• Electronic Screening (E-Screening) is a key component of the information collection systems and communications networks that support commercial vehicle operation, referred to as the Commercial Vehicle Information Systems and Networks (CVISN). E-Screening involves automatic identification and safety assessment of a commercial vehicle in motion. With E-Screening, safe and legal vehicles are allowed to continue on their route. Enforcement resources can be used to target unsafe vehicles and carriers. Currently, E-Screening occurs at fixed stations and on-demand verification sites.
  • Virtual Weigh Stations/Electronic Permitting was the focus of a Enforcement Technologies Study conducted in 2008 and 2009.  The focus of the Study was to develop the foundation for roadside technologies that can be used to improve truck size and weight enforcement. Outcomes of this study included development of a Concept of Operations for  Virtual Weigh Stations and led to development of  recently completed Virtual Weigh Station/e-Permitting Architecture. The Virtual Weigh Station concept will further increase the number of electronic screenings and, depending upon the virtual weigh station configuration, will provide a more enhanced safety and credentials assessment.
  • Wireless Roadside Inspection Program research is being done to increase the number and frequency of safety inspections at the roadside and obtain data about the commercial vehicle and its driver. The program is examining technologies that can transmit safety data directly from the vehicle to the roadside and from a carrier system to a government system. The  safety data  being considered for transmission include basic identification data (for the driver, vehicle, and carrier), the driver’s  hours of service record,  and sensor data that provide information on weight, tire, and brake status . Enforcement systems and staff will use this data setto support E-Screening and inspections at locations such as staffed roadside sites, virtual weigh stations, and on-demand verification sites.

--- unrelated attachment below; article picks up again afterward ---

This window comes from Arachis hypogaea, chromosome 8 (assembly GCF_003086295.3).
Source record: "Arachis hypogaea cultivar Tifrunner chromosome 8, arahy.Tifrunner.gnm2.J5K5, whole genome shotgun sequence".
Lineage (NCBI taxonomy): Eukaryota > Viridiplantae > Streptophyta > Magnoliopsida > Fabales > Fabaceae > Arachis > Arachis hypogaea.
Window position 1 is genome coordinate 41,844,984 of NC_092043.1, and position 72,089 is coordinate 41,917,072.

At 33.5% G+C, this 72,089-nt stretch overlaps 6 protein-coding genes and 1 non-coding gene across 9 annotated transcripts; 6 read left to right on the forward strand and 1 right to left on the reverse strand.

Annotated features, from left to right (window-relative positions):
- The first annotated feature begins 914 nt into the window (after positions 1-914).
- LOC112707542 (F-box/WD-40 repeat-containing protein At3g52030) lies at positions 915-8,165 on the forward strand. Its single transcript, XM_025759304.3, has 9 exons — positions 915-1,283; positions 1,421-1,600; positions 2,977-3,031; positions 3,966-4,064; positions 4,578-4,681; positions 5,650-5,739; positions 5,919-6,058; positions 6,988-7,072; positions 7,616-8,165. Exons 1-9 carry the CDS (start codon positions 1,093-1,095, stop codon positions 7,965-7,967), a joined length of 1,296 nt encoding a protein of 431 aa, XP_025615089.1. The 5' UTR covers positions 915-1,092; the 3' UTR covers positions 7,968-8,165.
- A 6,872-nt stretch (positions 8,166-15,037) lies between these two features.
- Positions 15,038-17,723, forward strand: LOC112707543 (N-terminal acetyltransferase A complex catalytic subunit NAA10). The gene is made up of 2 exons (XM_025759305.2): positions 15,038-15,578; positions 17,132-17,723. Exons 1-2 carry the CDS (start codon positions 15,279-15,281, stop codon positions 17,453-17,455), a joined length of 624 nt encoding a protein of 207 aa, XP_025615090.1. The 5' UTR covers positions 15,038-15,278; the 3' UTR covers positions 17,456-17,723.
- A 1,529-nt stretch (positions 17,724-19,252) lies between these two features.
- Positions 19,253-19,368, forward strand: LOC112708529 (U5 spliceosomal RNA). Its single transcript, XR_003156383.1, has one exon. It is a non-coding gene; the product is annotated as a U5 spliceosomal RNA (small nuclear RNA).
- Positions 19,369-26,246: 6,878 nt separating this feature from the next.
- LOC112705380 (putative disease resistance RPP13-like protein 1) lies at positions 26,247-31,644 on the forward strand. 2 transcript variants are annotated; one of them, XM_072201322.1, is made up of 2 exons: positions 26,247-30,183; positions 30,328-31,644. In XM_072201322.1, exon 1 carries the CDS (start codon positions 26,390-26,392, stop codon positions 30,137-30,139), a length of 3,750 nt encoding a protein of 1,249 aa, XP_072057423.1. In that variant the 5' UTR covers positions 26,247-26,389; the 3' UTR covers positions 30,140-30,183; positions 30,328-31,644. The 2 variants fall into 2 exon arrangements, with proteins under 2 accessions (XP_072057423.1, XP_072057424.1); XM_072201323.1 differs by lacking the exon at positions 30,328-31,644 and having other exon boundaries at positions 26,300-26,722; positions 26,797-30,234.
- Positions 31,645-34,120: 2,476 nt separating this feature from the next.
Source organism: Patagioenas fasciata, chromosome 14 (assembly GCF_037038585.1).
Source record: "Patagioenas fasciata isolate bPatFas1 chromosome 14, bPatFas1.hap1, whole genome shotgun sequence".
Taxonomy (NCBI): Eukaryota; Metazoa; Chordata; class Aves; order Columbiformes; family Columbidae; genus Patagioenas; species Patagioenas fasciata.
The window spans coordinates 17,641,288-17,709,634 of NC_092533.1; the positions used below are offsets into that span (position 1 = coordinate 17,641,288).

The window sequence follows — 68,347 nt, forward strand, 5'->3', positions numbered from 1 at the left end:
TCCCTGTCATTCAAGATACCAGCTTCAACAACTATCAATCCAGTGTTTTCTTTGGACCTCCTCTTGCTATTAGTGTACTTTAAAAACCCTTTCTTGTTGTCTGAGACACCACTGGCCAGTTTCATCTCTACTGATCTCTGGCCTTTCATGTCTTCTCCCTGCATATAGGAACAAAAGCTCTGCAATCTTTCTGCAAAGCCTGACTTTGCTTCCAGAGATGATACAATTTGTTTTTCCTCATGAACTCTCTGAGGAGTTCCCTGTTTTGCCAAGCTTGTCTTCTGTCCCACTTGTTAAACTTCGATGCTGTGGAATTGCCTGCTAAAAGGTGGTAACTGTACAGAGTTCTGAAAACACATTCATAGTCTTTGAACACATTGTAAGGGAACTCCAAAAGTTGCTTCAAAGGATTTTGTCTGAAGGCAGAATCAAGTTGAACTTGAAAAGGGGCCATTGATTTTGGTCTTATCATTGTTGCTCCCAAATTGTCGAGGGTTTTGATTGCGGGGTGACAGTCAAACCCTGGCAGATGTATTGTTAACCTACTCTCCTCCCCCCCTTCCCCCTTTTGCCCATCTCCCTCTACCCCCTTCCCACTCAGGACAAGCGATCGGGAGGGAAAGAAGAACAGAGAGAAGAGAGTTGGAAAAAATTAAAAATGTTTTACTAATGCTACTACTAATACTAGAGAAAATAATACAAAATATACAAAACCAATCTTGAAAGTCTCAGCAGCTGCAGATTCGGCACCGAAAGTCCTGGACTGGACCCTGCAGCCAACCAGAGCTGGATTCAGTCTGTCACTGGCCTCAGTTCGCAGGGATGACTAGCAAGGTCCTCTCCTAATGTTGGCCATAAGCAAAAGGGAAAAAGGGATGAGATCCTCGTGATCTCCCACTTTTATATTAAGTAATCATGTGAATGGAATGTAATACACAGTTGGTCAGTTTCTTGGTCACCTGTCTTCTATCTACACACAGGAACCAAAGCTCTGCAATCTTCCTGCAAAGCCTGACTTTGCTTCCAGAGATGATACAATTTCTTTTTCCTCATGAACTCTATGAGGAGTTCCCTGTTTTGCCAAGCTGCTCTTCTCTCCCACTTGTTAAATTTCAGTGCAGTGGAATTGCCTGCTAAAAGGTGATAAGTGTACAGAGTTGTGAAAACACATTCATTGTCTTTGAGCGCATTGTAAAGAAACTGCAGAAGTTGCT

• Truck Parking research and ITS based project deployments  will provide commercial vehicle parking information so that commercial drivers can make advanced route planning decisions based on hour-of-service constraints, location and supply of parking, travel conditions, and loading/unloading.

In addition, Environment and Smart Freight Mobility applications are being investigated for  inclusion in the initial Smart Roadside research.


The current commercial vehicle environment consists of numerous federal, state, regional, and private-sector programs that use a combination of manual, semi-automatic, and advanced technologies to support safety, mobility, and security. The effectiveness of these programs will be greatly improved by the Smart Roadside concept as relevant and appropriate data is shared among the current systems and they are integrated in a collaborative fashion.

The outcome of the Smart Roadside research program will be clear evidence, which can be disseminated to stakeholders, of how technologies and information sharing really help to improve commercial vehicle operations on the road. When Smart Roadside is realized, commercial vehicles will be screened electronically,  with roadside equipment and on-board sensors  providing most of the information that manual inspections currently capture.

Desired capabilities of the Smart Roadside program:

  • Real-time traffic, weather, special event, and truck parking information shared with drivers
  • Vehicle sensor data collected at the roadside shared with private-sector maintenance systems
  • Unique vehicle identifier used  for “at-highway-speed” compliance verifications by  enforcement agencies
  • Routing clearance information shared with drivers
  • Vehicle size and weight measurements made available to  enforcement personnel at the roadside
  • Origin/destination information shared to determine routing information
  • Construction and time restriction information shared with drivers
  • Real-time driver/carrier/truck information shared with enforcement agencies for inspection decisions
  • Roadside inspection results (violation and non-violation) shared with federal enforcement agencies
  • Emissions data shared with carriers and agencies to calculate carbon footprint

To learn more about this research, contact:

Chris Flanigan
FMCSA Technology Branch
(202) 385-2384

Tom Kearney     
FHWA Freight Office
(518) 431-4125 ext. 218  

Katherine Hartman
Program Manager, Truck and Program Assessment
ITS Joint Program Office
Research and Innovative Technology Administration
(202) 366-2742